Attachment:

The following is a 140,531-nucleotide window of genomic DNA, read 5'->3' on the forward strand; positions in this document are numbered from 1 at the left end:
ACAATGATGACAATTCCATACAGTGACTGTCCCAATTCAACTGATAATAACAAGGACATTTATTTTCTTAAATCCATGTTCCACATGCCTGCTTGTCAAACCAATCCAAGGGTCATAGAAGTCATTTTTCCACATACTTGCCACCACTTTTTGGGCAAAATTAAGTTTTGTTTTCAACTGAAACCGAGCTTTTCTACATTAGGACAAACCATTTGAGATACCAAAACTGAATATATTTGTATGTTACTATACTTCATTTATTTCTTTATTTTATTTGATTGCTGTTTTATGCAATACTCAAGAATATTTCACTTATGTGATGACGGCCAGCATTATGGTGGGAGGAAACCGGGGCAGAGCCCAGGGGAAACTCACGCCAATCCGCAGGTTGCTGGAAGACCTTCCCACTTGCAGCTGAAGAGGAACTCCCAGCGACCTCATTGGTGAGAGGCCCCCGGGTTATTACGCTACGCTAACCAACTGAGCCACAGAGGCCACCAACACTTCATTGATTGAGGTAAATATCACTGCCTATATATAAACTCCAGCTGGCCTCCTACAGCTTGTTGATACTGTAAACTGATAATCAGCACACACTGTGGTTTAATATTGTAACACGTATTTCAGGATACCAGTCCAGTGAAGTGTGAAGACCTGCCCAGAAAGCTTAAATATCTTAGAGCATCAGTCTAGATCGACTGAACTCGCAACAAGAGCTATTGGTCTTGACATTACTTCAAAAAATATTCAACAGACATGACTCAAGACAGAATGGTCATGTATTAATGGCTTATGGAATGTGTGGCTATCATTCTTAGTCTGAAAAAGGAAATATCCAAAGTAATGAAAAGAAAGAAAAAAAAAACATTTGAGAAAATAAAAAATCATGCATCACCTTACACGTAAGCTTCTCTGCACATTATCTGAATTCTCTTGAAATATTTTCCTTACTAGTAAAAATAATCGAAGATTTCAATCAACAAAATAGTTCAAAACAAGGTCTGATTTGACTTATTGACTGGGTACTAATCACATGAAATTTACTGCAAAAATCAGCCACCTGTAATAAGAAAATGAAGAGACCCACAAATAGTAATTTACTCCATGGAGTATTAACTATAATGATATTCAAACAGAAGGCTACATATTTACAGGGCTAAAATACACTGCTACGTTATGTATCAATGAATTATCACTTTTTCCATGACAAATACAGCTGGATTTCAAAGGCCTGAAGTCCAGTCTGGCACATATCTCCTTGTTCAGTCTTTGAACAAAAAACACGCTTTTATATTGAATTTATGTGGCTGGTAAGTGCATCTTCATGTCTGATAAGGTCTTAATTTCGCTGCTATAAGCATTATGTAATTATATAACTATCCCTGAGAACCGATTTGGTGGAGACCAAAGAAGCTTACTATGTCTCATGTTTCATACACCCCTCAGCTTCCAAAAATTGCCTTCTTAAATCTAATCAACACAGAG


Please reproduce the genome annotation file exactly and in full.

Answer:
The following is a 140,531-nucleotide window of genomic DNA, read 5'->3' on the forward strand; positions in this document are numbered from 1 at the left end:
ACAATGATGACAATTCCATACAGTGACTGTCCCAATTCAACTGATAATAACAAGGACATTTATTTTCTTAAATCCATGTTCCACATGCCTGCTTGTCAAACCAATCCAAGGGTCATAGAAGTCATTTTTCCACATACTTGCCACCACTTTTTGGGCAAAATTAAGTTTTGTTTTCAACTGAAACCGAGCTTTTCTACATTAGGACAAACCATTTGAGATACCAAAACTGAATATATTTGTATGTTACTATACTTCATTTATTTCTTTATTTTATTTGATTGCTGTTTTATGCAATACTCAAGAATATTTCACTTATGTGATGACGGCCAGCATTATGGTGGGAGGAAACCGGGGCAGAGCCCAGGGGAAACTCACGCCAATCCGCAGGTTGCTGGAAGACCTTCCCACTTGCAGCTGAAGAGGAACTCCCAGCGACCTCATTGGTGAGAGGCCCCCGGGTTATTACGCTACGCTAACCAACTGAGCCACAGAGGCCACCAACACTTCATTGATTGAGGTAAATATCACTGCCTATATATAAACTCCAGCTGGCCTCCTACAGCTTGTTGATACTGTAAACTGATAATCAGCACACACTGTGGTTTAATATTGTAACACGTATTTCAGGATACCAGTCCAGTGAAGTGTGAAGACCTGCCCAGAAAGCTTAAATATCTTAGAGCATCAGTCTAGATCGACTGAACTCGCAACAAGAGCTATTGGTCTTGACATTACTTCAAAAAATATTCAACAGACATGACTCAAGACAGAATGGTCATGTATTAATGGCTTATGGAATGTGTGGCTATCATTCTTAGTCTGAAAAAGGAAATATCCAAAGTAATGAAAAGAAAGAAAAAAAAAACATTTGAGAAAATAAAAAATCATGCATCACCTTACACGTAAGCTTCTCTGCACATTATCTGAATTCTCTTGAAATATTTTCCTTACTAGTAAAAATAATCGAAGATTTCAATCAACAAAATAGTTCAAAACAAGGTCTGATTTGACTTATTGACTGGGTACTAATCACATGAAATTTACTGCAAAAATCAGCCACCTGTAATAAGAAAATGAAGAGACCCACAAATAGTAATTTACTCCATGGAGTATTAACTATAATGATATTCAAACAGAAGGCTACATATTTACAGGGCTAAAATACACTGCTACGTTATGTATCAATGAATTATCACTTTTTCCATGACAAATACAGCTGGATTTCAAAGGCCTGAAGTCCAGTCTGGCACATATCTCCTTGTTCAGTCTTTGAACAAAAAACACGCTTTTATATTGAATTTATGTGGCTGGTAAGTGCATCTTCATGTCTGATAAGGTCTTAATTTCGCTGCTATAAGCATTATGTAATTATATAACTATCCCTGAGAACCGATTTGGTGGAGACCAAAGAAGCTTACTATGTCTCATGTTTCATACACCCCTCAGCTTCCAAAAATTGCCTTCTTAAATCTAATCAACACAGAG